The band that would later become known as Motley Crue, officially formed on January 17th, 1981 in Los Angeles when drummer Tommy Lee and bassist Nikki Sixx started playing together. Guitarist Bob “Mick Mars” Deal soon joined Sixx and Lee, but this still left the group without a singer. After having seen vocalist Vince Neil perform with an other band, Mars suggest they recruit him. Lee had known Neil from high school, and with persistence, convinced him to join. The guys went about recording and releasing the single “Stick to Your Guns/Toast of the Town,” by forming their own record label, Leathur Records. On November 10th, 1981, the band released their debut album, “Too Fast for Love.” The record included songs such as “Live Wire,” and “Merry-Go-Round,” and sold an impressive 20,000 copies. Elektra Records took notice and signed the band the next year. Elektra reissued the album on August 20th 1982 and it eventually sold more than 1 million copies.
Motley Crue hit the road with their “Cruesing Through Canada Tour ’82.” The tour was not financially successful, but due to numerous publicized incidents, such as Tommy Lee tossing a television set out of a hotel window, the band gained that “Rock Star” image that helped build some much needed hype. On May 29th 1983 the band played at the US Festival, which featured bands like The Clash, Ozzy Osbourne and U2 among others. The group played up the image of excess they had earned by wearing outlandish clothing, applying makeup and wearing high-heeled boots, ect. They also started using MTV to further promote themselves. On September 26th, 1983, they released “Shout at the Devil,” which peaked at the #17 spot on the charts. The album included a cover of The Beatles song “Helter Skelter.” The record went on to sell more than 4 million copies in the US, greatly increasing the band’s ever-growing fan base.
The high paced life of glitz and glam was not with out its consequences however. In 1984, Vince Neil was involved in a serious car accident while driving home. Although Neil lived to see another day, his passenger Nicholas Dingley wasn’t so lucky. Neil was charged with driving under the influence and vehicular manslaughter, spending only a short time in jail. The next year the band continued on, releasing “Theatre of Pain.” Once again the record was a success, climbing all the way to #6 on the charts and selling more than 4 million copies in the United States alone. Proving themselves hit makers once again, the band released “Girl, Girls, Girls” on May 15th 1987. The record produced the tracks “Wild Side,” “You’re All I Need,” and what is arguably their most well known song, “Girls, Girls, Girls,” which spawned an infamous music video that featured exotic dancer and all the debauchery fans had come to live vicariously through. This lifestyle was starting to take its toll though.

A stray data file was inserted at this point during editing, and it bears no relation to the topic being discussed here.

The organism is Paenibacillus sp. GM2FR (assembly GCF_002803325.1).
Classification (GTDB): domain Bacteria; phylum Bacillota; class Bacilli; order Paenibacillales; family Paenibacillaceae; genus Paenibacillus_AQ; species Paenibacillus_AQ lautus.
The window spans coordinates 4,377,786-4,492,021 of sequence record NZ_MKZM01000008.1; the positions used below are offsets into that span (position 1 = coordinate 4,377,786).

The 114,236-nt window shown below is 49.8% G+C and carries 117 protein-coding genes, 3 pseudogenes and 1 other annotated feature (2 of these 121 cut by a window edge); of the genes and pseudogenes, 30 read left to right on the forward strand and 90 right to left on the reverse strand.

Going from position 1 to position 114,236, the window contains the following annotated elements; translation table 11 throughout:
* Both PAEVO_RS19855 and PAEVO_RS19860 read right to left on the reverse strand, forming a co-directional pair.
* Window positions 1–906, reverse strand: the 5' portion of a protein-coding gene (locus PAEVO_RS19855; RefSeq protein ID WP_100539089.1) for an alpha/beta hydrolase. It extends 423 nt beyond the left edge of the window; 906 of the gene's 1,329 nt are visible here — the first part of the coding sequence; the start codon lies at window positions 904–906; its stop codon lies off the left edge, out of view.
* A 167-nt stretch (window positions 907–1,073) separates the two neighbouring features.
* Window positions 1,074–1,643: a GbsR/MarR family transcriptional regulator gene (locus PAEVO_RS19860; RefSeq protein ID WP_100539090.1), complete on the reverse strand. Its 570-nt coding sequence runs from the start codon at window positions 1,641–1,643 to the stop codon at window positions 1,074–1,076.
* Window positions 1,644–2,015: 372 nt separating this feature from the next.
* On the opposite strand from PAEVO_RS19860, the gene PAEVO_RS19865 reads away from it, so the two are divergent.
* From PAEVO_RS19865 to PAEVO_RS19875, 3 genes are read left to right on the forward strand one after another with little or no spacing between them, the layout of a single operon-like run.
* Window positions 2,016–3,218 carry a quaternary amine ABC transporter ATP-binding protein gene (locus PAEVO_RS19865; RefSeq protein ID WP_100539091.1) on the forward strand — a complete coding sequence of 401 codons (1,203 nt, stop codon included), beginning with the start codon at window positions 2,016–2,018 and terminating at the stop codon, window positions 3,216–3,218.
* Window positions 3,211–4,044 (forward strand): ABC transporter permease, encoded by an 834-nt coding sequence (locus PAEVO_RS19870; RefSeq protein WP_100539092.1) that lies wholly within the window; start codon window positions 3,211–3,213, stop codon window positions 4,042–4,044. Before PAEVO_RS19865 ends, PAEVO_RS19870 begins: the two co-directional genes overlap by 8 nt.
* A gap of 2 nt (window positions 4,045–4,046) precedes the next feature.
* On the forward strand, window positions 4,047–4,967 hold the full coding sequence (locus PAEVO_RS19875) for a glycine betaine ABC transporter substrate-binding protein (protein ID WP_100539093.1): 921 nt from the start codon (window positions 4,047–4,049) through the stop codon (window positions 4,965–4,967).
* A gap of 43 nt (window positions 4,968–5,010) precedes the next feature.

On December 21st, 1987 bassist Nikki Sixx suffered a near fatal overdose of heroin. This prompted the band’s management to intervene which lead to Sixx, Lee, and Neil going into rehab. Mars also cleaned up his act and the guys returned, sober, to record and release what became their most successful and profitable album, “Dr. Feelgood,” on September 1st, 1989. The album sold more than 6 million copies in the US alone and became a #1 hit with help from songs like its title track “Dr. Feelgood,” and “Kick Start my Heart,” which was inspired by Sixx’s overdose. Sixx also kept a diary which later documented his experiences in the 2006 novel “The Heroin Diaries; A Year in the Life of a Shattered Rockstar.” The band released the fittingly titled compilation album “Decade of Decadence,” on October 14th, 1991. It was certified Double Platinum and placed #2 on the charts.
Vince Neil parted ways with Motley Crue in February 1992, and was replaced by John Corabi. The new version of the band released the self-titled “Motley Crue,” on March 15th 1994. Although it did fairly well on the charts, it failed to achieve the success of their previous albums. By 1997, Neil had reunited with his former band mates and they released “Generation Swine,” which debuted at #4, but quickly lost steam. They released “Supersonic and Demonic Relics,” in 1999 and when their contract with Elektra expired the band started its own label, re releasing all of their previous material. Later that year drummer Tommy Lee decided to leave the band and was replaced by Randy Castillo. The band released “New Tattoo,” in 2000, which didn’t sell very well, and sadly in 2002, Randy Castillo succumbed to cancer, and died. Drummer Samantha Maloney filled in, but shortly afterwards the band went on hiatus. The original band reunited once again for a tour that kicked off in 2005. The band released “Red, White & Crue” that same year, and later headlined a tour with Aerosmith in 2006. The band’s latest release was “Saints of Los Angeles,” in 2008. The album’s title track became a playable download for the video game “Rock Band.” Motley Crue can currently be seen in concert at “Crue Fest 2” which is touring the United States.
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